Playing an unearthly beauty in Kaboom, Roxane Mesquida, like her character Lorelei, possesses an ethereal allure. But while her mystique may have the scent of a blossoming femme fatale, the actress — known for starring as the coquette in early works such as À Ma Soeur! (Fat Girl) — exudes a naïveté, unfurled on screen when playing the saint to Asia Argento’s sinner in The Last Mistress.
Kaboom, making its U.S. premiere at the 2011 Sundance Film Festival, is Mesquida’s latest film. Directed by acclaimed indie-film director Gregg Araki (Mysterious Skin, Nowhere) and starring Thomas Dekker, Juno Temple, and Haley Bennett, the indie picture has been building buzz since winning the inaugural Queer Palm (awarded to an LGBT film) at 2010’s Festival de Cannes. A subversive tale about modern youth and the inevitable indirection of self-discovery, Kaboom is a document of that transient stage known as freshman year: a time marked by uncertainty in everything from academic direction to sexual preference.
Clockwise: Thomas Dekker; Dekker and Juno Temple, Emile Hirsch, Temple, Gregg Araki, and Dekker; and Haley Bennett
Araki fans will recognize his signature hallucinogenic story thread in the form of animal-masked mobs and a crystal-gazing lesbian witch, played by the mesmerizing Mesquida. Stewed together with a drug-induced, sex-infused youth revolt, this MDMA-laced supernatural parable culminates in an apocalyptic fantasia in which individuality and conformity become as blurred as dreams and reality. “Strange seems to be the new normal,” notes Smith (Dekker), the film’s narrator and lead; clearly the way Araki prefers it.
Continuing to bang out audience applauds on the festival circuit, cast gathered together in the Levi’s showroom in Park City to kicked off Sundance’s opening weekend, and toast their premiere with fellow festival goers including Emile Hirsch, who co-stars in the upcoming black comedy Killer Joe with Kaboom’s Juno Temple. Away from the red carpet action, we caught up with film star Mesquida to talk Kaboom, fashion, and Paris vs. L.A.
Your role in Kaboom is pretty far out there. Do you try to find a piece of yourself in a character in order to connect to them, or do you more often remove yourself completely?
I actually use roles as an outlet. Express things that I don’t allow myself to express in real life.
Do you find any difference between working on Kaboom and a bigger production such as The Last Mistress?
The Last Mistress is not a big budget movie but it’s a good thing if you think so! I don’t think there is a difference.
Must have been the fact that it was a lavish period drama that suggested a bigger budget! Your films are no stranger to the international film festival circuit, Kaboom included. How has it been, promoting your latest project?
You are always happy to defend your movie when you are proud of it. Kaboom has done so many festivals already and is [now at] Sundance. It’s such an amazing chance for a very independent movie like this one.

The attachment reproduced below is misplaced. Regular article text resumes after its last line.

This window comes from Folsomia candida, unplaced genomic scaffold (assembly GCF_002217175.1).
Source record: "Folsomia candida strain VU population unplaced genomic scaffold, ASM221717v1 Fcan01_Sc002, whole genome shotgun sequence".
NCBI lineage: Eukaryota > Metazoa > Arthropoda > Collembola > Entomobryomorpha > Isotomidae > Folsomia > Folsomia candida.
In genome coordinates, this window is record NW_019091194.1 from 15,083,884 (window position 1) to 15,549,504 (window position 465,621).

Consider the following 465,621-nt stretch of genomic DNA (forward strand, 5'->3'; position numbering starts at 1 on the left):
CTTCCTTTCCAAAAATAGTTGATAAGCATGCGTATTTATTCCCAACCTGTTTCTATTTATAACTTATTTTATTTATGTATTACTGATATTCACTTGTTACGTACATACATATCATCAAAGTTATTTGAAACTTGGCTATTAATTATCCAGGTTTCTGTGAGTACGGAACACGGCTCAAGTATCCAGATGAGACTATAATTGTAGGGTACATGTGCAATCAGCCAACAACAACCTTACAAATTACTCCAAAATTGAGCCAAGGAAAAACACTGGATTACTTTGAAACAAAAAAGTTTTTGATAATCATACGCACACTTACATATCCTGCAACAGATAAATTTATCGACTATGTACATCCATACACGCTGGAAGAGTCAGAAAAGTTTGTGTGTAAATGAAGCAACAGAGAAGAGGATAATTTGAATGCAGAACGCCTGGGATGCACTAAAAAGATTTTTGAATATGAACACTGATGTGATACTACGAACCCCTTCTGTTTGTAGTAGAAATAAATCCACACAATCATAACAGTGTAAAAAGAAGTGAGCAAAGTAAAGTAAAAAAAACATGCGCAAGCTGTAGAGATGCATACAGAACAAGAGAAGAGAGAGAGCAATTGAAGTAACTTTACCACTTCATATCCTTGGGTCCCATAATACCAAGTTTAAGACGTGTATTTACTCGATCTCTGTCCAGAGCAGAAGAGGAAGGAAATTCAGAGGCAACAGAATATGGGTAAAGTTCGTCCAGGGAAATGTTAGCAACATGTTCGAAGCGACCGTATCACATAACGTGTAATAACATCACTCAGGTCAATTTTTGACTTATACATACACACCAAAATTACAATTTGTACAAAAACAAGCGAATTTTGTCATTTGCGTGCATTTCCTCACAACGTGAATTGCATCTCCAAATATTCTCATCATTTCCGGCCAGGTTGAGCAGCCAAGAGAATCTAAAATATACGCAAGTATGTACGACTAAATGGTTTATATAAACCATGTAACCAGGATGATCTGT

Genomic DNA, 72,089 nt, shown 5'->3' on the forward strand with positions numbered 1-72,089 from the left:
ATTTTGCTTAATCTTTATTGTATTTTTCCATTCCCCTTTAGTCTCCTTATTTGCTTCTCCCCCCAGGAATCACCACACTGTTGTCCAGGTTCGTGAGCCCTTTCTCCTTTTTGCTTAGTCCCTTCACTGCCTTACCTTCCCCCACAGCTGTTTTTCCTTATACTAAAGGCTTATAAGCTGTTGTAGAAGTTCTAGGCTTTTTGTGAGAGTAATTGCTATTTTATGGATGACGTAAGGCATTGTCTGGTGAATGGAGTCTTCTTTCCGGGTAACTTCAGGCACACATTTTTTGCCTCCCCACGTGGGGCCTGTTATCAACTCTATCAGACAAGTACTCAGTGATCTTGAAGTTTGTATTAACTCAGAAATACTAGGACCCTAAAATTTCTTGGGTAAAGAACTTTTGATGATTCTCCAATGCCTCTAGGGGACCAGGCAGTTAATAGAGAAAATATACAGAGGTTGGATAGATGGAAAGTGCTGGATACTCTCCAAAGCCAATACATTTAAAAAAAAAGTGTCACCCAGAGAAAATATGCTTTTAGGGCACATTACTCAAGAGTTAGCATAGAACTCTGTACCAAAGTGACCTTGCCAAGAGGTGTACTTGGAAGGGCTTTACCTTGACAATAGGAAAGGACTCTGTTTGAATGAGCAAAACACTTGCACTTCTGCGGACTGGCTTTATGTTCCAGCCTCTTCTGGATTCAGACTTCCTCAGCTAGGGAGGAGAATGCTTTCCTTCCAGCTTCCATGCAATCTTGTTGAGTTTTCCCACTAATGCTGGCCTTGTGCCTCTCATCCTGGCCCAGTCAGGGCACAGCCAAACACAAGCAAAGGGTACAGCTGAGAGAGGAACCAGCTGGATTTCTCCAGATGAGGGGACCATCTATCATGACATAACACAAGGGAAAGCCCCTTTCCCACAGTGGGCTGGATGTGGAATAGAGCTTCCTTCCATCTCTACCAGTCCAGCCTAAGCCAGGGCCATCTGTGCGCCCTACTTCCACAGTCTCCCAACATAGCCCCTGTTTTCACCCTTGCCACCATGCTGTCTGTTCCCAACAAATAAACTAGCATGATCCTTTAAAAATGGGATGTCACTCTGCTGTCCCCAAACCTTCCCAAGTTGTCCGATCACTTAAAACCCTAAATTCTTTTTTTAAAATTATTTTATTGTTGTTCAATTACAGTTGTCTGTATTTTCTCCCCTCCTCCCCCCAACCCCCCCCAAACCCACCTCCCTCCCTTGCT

Do you have a favourite festival?
I think my favourite one is Cannes. I had five movies selected there and I love that Cannes has the perfect mix between glamour and the most powerful movies.
I imagine working with a small crew on such an intimate production must have made for a quick bond between you and the cast members.
I absolutely love them, they are so talented. We got along really well and shared our admiration for Gregg Araki. We couldn’t believe the chance we had to work with him, and were thankful for it.
While American audiences are just beginning to get to know your work, you’ve already made quite a name for yourself in Europe collaborating with artists such as French director Catherine Breillat, who has cast you in multiple projects. Do you plan to go back and forth between working on English and French language films?
I don’t make any plans, I just want to keep working with people I admire all over the world.
Living bi-continental is a good first step. You’ve recently moved from Paris to Los Angeles. Does it feel like home yet?
It felt like home [from] the first second! The landscape and the weather look a lot like the south of France, where I’m from. I’m really happy there.
So far any American traditions you find funny or strange?
Not really strange… I love Halloween. We don’t celebrate it in France.
What about the film industry, any stark differences between your experiences in film production in Europe compared to Hollywood?
I [have] worked with directors who have very strong personalities, they are very different from one another… but I don’t think [that has] anything to do with the culture or where they are from.
On the topic of personality, when it comes to fashion, how would you describe your personal style?
I don’t know… very modern, I would say. At least, I try to be! I want to be a part of my time, not nostalgic.
Does that mean you would be more likely to follow trends, or is your style fairly grounded?
I just want to feel myself and [be] comfortable with what I’m wearing.
When it comes to events, do you depend much on a stylist?
Never! I don’t want someone to tell [me] how I should look.
Who are some of your favourite designers?
Martin Margiela, Roland Mouret, and Jerome Rousseau for the shoes!!!
Who out of the old screen legends has the best style?
Probably Marilyn Monroe. I’m actually reading a book called Fragments that brings together her poems and letters she wrote. It’s just absolutely amazing.
Last question: European vs. American fashion, which do you prefer?
I would say European because it’s the one I know the best, but I also love Proenza Schouler and Michael Kors.
Photography by Carlos Nunez | Stylist – Krissie Torgerson | Makeup – Sonia Lee at Exclusive Artists | Hair – David Stanwell at Exclusive Artists